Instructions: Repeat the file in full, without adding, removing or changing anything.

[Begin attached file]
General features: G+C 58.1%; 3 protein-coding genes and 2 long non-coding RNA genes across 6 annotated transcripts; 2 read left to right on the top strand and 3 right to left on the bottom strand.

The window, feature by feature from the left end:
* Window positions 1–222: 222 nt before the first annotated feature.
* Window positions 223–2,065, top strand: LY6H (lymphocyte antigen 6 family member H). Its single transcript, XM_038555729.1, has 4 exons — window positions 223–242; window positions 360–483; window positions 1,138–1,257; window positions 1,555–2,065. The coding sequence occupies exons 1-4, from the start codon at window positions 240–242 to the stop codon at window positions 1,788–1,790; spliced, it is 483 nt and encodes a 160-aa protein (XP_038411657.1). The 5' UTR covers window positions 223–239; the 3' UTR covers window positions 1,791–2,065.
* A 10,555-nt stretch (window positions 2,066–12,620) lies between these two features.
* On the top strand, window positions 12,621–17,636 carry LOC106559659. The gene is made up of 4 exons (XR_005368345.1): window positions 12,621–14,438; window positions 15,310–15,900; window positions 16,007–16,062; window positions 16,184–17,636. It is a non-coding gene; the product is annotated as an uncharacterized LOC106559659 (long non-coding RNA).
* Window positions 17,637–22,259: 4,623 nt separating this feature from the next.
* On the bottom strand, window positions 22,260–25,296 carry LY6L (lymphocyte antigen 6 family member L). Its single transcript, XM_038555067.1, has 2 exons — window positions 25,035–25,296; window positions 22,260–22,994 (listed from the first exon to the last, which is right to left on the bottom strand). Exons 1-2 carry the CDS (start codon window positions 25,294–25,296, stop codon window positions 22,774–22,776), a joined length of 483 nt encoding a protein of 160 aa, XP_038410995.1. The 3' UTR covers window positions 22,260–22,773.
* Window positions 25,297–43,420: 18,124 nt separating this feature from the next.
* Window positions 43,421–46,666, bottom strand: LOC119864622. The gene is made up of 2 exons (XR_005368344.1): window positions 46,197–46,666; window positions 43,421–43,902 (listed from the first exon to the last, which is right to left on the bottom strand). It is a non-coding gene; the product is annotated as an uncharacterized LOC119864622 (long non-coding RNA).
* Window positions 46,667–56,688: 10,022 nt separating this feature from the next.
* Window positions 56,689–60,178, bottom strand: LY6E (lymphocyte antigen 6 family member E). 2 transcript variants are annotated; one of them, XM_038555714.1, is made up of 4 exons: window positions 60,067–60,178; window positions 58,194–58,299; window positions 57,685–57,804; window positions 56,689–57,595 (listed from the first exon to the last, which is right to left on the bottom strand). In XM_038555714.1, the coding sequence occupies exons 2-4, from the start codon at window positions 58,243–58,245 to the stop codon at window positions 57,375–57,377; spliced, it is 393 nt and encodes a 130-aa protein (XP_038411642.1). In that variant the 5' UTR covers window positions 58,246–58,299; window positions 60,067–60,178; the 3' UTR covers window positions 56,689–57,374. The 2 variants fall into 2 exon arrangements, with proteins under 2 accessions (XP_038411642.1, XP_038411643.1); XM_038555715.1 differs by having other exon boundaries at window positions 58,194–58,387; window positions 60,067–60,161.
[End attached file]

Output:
General features: G+C 58.1%; 3 protein-coding genes and 2 long non-coding RNA genes across 6 annotated transcripts; 2 read left to right on the top strand and 3 right to left on the bottom strand.

The window, feature by feature from the left end:
* Window positions 1–222: 222 nt before the first annotated feature.
* Window positions 223–2,065, top strand: LY6H (lymphocyte antigen 6 family member H). Its single transcript, XM_038555729.1, has 4 exons — window positions 223–242; window positions 360–483; window positions 1,138–1,257; window positions 1,555–2,065. The coding sequence occupies exons 1-4, from the start codon at window positions 240–242 to the stop codon at window positions 1,788–1,790; spliced, it is 483 nt and encodes a 160-aa protein (XP_038411657.1). The 5' UTR covers window positions 223–239; the 3' UTR covers window positions 1,791–2,065.
* A 10,555-nt stretch (window positions 2,066–12,620) lies between these two features.
* On the top strand, window positions 12,621–17,636 carry LOC106559659. The gene is made up of 4 exons (XR_005368345.1): window positions 12,621–14,438; window positions 15,310–15,900; window positions 16,007–16,062; window positions 16,184–17,636. It is a non-coding gene; the product is annotated as an uncharacterized LOC106559659 (long non-coding RNA).
* Window positions 17,637–22,259: 4,623 nt separating this feature from the next.
* On the bottom strand, window positions 22,260–25,296 carry LY6L (lymphocyte antigen 6 family member L). Its single transcript, XM_038555067.1, has 2 exons — window positions 25,035–25,296; window positions 22,260–22,994 (listed from the first exon to the last, which is right to left on the bottom strand). Exons 1-2 carry the CDS (start codon window positions 25,294–25,296, stop codon window positions 22,774–22,776), a joined length of 483 nt encoding a protein of 160 aa, XP_038410995.1. The 3' UTR covers window positions 22,260–22,773.
* Window positions 25,297–43,420: 18,124 nt separating this feature from the next.
* Window positions 43,421–46,666, bottom strand: LOC119864622. The gene is made up of 2 exons (XR_005368344.1): window positions 46,197–46,666; window positions 43,421–43,902 (listed from the first exon to the last, which is right to left on the bottom strand). It is a non-coding gene; the product is annotated as an uncharacterized LOC119864622 (long non-coding RNA).
* Window positions 46,667–56,688: 10,022 nt separating this feature from the next.
* Window positions 56,689–60,178, bottom strand: LY6E (lymphocyte antigen 6 family member E). 2 transcript variants are annotated; one of them, XM_038555714.1, is made up of 4 exons: window positions 60,067–60,178; window positions 58,194–58,299; window positions 57,685–57,804; window positions 56,689–57,595 (listed from the first exon to the last, which is right to left on the bottom strand). In XM_038555714.1, the coding sequence occupies exons 2-4, from the start codon at window positions 58,243–58,245 to the stop codon at window positions 57,375–57,377; spliced, it is 393 nt and encodes a 130-aa protein (XP_038411642.1). In that variant the 5' UTR covers window positions 58,246–58,299; window positions 60,067–60,178; the 3' UTR covers window positions 56,689–57,374. The 2 variants fall into 2 exon arrangements, with proteins under 2 accessions (XP_038411642.1, XP_038411643.1); XM_038555715.1 differs by having other exon boundaries at window positions 58,194–58,387; window positions 60,067–60,161.